But France needed that title more than anybody. With the best coaching ticket they’ve ever had and a system finally geared toward its international team, as well as having a blend of powerful forwards and X-factor backs, this French team is feeling the love of their public again.
That said, while Ireland may be a tad Sexton-dependent, this French team (and Toulouse) are fairly Antoine Dupont-dependent too. That tends to happen with great players, even in great teams. Even so, Dan Sheehan came of age, Jamison Gibson-Park took his game to a new level and Mack Hansen was unearthed, while Michael Lowry became the 25th new cap and 61st player used by Andy Farrell since becoming head coach.
There’s also been quite a contrast in how the two best teams have played. France kicked the most metres by a distance and passed the least (568 times), if also offloading the most. Ireland passed the most (1,047 times) and kicked the least, while also making the most carries and the most metres.
France like to pin sides back with their long kicking game and invite them to run at their all-enveloping defence. Come into the parlour said the spider to the fly. But they can explode suddenly into life, especially when transitioning off counters or turnovers.
Ireland’s ambitious and evolving ball-in-hand game is also being played off the quickest ruck ball in this Six Nations. Mistakes are inevitable, if frustratingly so last Saturday, and ultimately their opening performance against Wales was probably their most complete, albeit there were brilliant patches in the Stade de France and Twickenham.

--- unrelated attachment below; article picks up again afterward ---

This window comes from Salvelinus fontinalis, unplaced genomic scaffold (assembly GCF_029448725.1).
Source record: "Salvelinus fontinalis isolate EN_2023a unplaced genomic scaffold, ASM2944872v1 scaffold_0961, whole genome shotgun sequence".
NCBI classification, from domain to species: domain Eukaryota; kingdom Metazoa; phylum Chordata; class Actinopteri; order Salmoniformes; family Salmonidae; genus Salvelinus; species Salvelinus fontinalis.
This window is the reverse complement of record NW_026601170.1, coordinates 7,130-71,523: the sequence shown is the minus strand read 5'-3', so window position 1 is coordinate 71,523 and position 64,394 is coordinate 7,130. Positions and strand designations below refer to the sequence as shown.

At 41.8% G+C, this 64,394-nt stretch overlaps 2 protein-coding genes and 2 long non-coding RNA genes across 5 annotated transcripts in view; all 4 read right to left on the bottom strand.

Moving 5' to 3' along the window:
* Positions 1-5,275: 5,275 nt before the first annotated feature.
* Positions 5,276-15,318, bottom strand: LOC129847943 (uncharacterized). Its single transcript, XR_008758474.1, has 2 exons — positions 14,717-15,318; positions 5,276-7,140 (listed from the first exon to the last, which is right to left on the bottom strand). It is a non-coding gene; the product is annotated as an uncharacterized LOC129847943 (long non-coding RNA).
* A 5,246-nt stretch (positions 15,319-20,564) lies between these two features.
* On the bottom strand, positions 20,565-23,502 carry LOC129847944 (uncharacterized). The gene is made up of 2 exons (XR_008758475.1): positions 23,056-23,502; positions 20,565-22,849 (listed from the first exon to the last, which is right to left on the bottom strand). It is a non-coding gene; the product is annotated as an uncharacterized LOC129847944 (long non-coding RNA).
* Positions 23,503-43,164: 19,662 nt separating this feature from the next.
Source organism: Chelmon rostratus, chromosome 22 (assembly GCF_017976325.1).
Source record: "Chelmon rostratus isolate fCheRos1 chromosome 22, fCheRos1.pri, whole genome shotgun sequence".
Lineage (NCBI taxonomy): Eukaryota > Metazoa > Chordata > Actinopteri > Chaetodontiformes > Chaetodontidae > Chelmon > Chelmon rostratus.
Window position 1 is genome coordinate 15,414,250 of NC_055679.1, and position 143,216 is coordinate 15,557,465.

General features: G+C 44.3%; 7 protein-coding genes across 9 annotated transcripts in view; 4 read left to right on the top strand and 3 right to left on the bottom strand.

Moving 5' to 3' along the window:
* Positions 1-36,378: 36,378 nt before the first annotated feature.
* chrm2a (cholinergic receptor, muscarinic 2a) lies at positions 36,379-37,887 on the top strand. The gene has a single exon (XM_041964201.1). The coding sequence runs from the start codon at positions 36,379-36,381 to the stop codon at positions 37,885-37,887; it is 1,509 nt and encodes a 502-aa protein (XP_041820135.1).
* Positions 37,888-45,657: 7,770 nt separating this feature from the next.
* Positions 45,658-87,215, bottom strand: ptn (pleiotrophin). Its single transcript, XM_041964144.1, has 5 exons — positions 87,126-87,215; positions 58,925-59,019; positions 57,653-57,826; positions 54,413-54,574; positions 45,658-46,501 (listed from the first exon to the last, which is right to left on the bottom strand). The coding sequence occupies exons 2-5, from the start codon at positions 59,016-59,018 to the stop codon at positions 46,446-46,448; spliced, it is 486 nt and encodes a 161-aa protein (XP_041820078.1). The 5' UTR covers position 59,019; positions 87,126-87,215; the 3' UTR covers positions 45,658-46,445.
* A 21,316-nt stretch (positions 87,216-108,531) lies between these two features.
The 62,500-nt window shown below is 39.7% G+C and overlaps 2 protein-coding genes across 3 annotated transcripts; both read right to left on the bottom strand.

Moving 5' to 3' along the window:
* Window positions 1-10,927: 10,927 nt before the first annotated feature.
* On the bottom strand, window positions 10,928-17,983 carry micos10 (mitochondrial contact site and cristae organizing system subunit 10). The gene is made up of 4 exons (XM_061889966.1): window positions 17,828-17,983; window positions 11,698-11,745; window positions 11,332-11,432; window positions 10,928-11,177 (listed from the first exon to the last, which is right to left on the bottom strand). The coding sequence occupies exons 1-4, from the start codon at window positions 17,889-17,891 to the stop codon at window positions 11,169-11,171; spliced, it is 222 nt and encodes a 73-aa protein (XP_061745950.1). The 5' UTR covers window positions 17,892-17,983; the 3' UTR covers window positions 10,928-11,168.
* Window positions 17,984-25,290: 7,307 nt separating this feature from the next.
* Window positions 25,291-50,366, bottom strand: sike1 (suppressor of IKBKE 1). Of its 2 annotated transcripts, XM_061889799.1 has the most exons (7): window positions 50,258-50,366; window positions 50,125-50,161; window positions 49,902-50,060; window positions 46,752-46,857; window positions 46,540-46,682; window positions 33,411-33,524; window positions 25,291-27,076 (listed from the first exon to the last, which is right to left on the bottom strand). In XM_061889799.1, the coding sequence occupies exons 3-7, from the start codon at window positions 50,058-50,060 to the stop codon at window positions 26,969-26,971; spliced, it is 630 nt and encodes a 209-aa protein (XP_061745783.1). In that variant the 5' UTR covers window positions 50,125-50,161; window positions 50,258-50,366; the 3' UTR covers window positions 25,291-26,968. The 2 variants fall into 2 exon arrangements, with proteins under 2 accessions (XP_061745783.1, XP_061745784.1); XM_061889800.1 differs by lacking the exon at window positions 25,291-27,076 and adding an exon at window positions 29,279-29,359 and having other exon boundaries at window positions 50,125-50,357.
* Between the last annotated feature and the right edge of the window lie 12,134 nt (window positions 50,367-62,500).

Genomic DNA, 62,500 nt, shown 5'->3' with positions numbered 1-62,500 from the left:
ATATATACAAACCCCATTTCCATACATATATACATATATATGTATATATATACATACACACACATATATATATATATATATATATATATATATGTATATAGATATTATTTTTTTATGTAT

But this certainly doesn’t feel like any kind of peak. There’s more growth and the most exacting tour ever undertaken by an Irish side in the pro era, a three-Test, five-match tour to New Zealand next July, should only facilitate that.
So positives aplenty for France, Ireland and even Italy by the end. Their Under-20s won three matches for the first time and the prospect of scrumhalf Alessandro Garbisi partnering his brother in the Azzurri cannot be too far away.
Less so for England, Wales and Scotland. The RFU's statement of faith in Eddie Jones will probably be quietly welcomed by prospective opponents.
Scottish issues off the pitch have contributed to another anti-climactic campaign on it, and while their regions have improved, their Under-20s’ tournament was deflating.
Ditto Wales, whose Under-20s managed one win over Scotland. That last year’s title winners were within a whisker of beating France before losing at home to Italy a week later is classic Six Nations, but this campaign has exposed the gaping cracks in their regions. By contrast, not much was expected of the Irish Under-20s, yet were it not for the pandemic this might have been the third Grand Slam in four years.
Akin to Farrell’s team, they had forwards with footwork and handling skills and the highlights were manifold: Charlie Tector’s match-winning conversion in France, Aitzol King’s wondrous second try against England and Matthew Devine’s finish when dropping the ball onto his feet after another mazy, balanced run by Chay Mullins.
Plenty of people in Irish rugby are clearly doing plenty of things very well indeed.